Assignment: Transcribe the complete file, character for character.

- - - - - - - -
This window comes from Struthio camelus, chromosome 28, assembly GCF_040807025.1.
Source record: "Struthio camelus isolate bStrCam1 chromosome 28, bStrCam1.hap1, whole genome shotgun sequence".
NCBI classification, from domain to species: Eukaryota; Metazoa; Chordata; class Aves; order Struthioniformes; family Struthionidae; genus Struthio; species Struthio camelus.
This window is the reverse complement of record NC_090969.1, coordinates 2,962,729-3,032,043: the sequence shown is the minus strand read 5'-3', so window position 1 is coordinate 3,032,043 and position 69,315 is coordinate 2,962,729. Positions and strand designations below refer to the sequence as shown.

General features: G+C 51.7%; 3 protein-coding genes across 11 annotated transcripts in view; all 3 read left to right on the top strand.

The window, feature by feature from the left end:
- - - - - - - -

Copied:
This window comes from Struthio camelus, chromosome 28, assembly GCF_040807025.1.
Source record: "Struthio camelus isolate bStrCam1 chromosome 28, bStrCam1.hap1, whole genome shotgun sequence".
NCBI classification, from domain to species: Eukaryota; Metazoa; Chordata; class Aves; order Struthioniformes; family Struthionidae; genus Struthio; species Struthio camelus.
This window is the reverse complement of record NC_090969.1, coordinates 2,962,729-3,032,043: the sequence shown is the minus strand read 5'-3', so window position 1 is coordinate 3,032,043 and position 69,315 is coordinate 2,962,729. Positions and strand designations below refer to the sequence as shown.

General features: G+C 51.7%; 3 protein-coding genes across 11 annotated transcripts in view; all 3 read left to right on the top strand.

The window, feature by feature from the left end: